Ofer - Plea Bargain, Stone Throwing

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Hagit Shlonsky, Mili Mass, Haya Ofek, Hava Halevy (reporting)

Translation: Marganit W.



Courtroom 1


Judge: Amir Dahan

Prosecutor: Mughira Sarhan

Defense: Ahlam Hadad


We observed several trials: in some of them we were not sure what the charges were. When the indictment says, “holding a position”, it can mean anything, from heading the [Palestinian] Authority to membership in the legislative assembly, or religious or administrative function such as leading Koran classes etc.

In the case of Muhammad Mahmoud Dib Badrana – ID 854139920 - it was membership in the Kutla Al-Islamiya student organization. The defense requested a postponement in order to confer with the prosecution. This indicates an attempt to reach a plea bargain whereby the defendant would accept the charges in return for a lighter sentence. Outside, in the yard we asked the defense attorney what the charges against Badrana were. She scoffed and said, “candy”. Apparently the members of the Kutla Al-Islamiya handed out candy at a school party the year before. The GSS however may have a different take on this.

The trial will resume next Thursday, 27.9.12. Perhaps we’ll find out more about the GSS’s perspective and how it sees higher education in the occupied territories.


Iman Ahmad Suleiman Aladam – ID 903892867, accused of providing services (to an unauthorized organization) – another variation on the charged brought against Mahmoud Badana. Iman Aladam was not represented by an attorney. Perhaps he wanted to plead for himself, perhaps he thought he did not need an attorney. Justice Dahan explained that forgoing a defense would only help the prosecution, but Iman was adamant. In an earlier hearing, on 19.9.12 (which we did not attend) the prosecution deposed Nadav Levin, a traffic engineer.


Ahmad Abed Alaziz Saleh Mubarak – ID 98144100

Defense: Jamil Hatib

Ahmad Mubarak, too, is accused of holding a position. He is a member of the Palestinian parliament, in charge of refugees. His wife told us that he had been arrested 3.5 months ago, taken from his home at 2:30 AM. His attorney requested a postponement. Later, in the yard, he told us that the reason for the arrest are the upcoming elections for the legislative assembly, which cause much debate in the Palestinian street. Someone must have consulted Mr. Mubarak. It is my surmise – the attorney did not say this explicitly – that the GSS keeps an eye on the present and future members of the legislative assembly; they know who consults whom and they seize this opportunity to intimidate and to extract money through fines. Hence the arrest of the consultants – between 30 and 40 people, according to the attorney.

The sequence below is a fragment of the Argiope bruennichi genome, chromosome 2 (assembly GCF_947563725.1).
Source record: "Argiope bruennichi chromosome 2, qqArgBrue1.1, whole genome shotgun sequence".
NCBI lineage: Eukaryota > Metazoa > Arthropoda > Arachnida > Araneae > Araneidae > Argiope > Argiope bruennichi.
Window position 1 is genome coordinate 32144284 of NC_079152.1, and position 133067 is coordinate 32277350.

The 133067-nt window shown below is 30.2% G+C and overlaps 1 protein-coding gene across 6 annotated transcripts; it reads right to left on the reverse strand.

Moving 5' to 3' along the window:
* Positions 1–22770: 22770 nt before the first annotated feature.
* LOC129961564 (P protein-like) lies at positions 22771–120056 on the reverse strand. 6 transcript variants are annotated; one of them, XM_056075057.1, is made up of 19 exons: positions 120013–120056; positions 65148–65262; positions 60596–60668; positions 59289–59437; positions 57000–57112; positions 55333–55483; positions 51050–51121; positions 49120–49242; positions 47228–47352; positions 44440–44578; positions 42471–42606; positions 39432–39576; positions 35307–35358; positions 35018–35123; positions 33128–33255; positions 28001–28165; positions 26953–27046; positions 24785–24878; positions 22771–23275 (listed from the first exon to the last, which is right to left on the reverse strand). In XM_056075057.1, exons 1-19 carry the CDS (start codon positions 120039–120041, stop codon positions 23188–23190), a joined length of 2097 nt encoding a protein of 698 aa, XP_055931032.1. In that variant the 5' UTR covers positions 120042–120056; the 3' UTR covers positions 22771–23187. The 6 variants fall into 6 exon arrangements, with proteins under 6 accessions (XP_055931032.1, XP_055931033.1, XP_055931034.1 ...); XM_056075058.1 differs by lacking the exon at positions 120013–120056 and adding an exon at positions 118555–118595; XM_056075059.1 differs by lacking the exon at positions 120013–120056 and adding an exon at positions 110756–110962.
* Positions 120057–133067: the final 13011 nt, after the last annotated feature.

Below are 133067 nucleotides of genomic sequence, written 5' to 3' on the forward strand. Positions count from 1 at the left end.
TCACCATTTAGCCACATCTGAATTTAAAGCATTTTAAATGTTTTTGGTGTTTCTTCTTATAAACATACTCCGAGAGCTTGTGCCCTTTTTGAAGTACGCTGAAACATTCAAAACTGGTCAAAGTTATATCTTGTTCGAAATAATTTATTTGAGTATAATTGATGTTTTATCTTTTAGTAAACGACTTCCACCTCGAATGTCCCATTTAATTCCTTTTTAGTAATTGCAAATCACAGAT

So far we attended three hearings dealing with various activities connected with membership and activity in unlawful organizations.


The next defendant, Marwan Faiz Muhammad Rajbi – ID 911501666 – is accused of possessing and trading in combat materiel. He came from home, which means that he is released on bail and not deemed by the esteemed court to pose danger (to soldiers and settlers). It transpired that the defendant kept in his home a carbine that had belonged to his grandfather. A google search yielded that the gun was manufactured in 1942 and is still used by the Civil Guard. At any rate, the gun found in Rajbi’s house was not serviceable – it did not function, but it could be repaired.

It is my contention that if in 43 years the gun has not been fired, it is reasonable to assume that it was kept for sentimental reasons, not for purposes of sedition and endangerment, but the army obviously thought otherwise.

Sentence: 6 months suspended sentence plus 2000 shekel fine to be deducted from the deposits Marwan had posted earlier: 500 and 2000 shekels separately.


Malek Mahmud Ali Alama – ID 852933068

Defense: Haled Alaraj

About a month ago the attorney received the report of the Committee on Mentally Challenged Persons, which concluded that Malek is capable of understanding what he’s told and that he is eligible to stand trial.

We came to court expressly to observe this trial, but in the event, the hearing was very short. Four witnesses for the prosecution were supposed to testify today: Eyal Amar, Maher Hneifes (known to our readers from Haya Ofek’s reports on Etzion DCL [District Coordination and Liaison Office]), Muhammad Nasser Alama and Muhammad Bassem Alama – two of Malek’s relatives who took part in the rock throwing incident. The attorney accepted that the witnesses would not testify in court. The judge asked Malek if he understood what that meant and he said yes (did he even comprehend the question??) Thus, the witnesses were not brought in and their testimonies will be submitted in writing.

The defense wanted the next hearing to take place two days after the sentencing in the case of Yussef Alame, Malek’s accomplice. He thought he would be able to convince the prosecution that the special circumstances of his client’s case warrant a considerable reduction in penalty, based on the sentence of Yussef Alame. The attorney expects the verdict to be published by the end of this month.

Justice Dahan considered the special circumstances of Malek’s case; he said he could not disclose details due to privacy concerns. People can draw their own conclusions. Perhaps the judge himself sees in this testimony to Malek’s difficulties. The judge also said that he would ask Justice Heilbronn (the judge in the case of Malek’s accomplice) when the latter plans to hand down his verdict, and then set the next hearing of Malek’s case accordingly.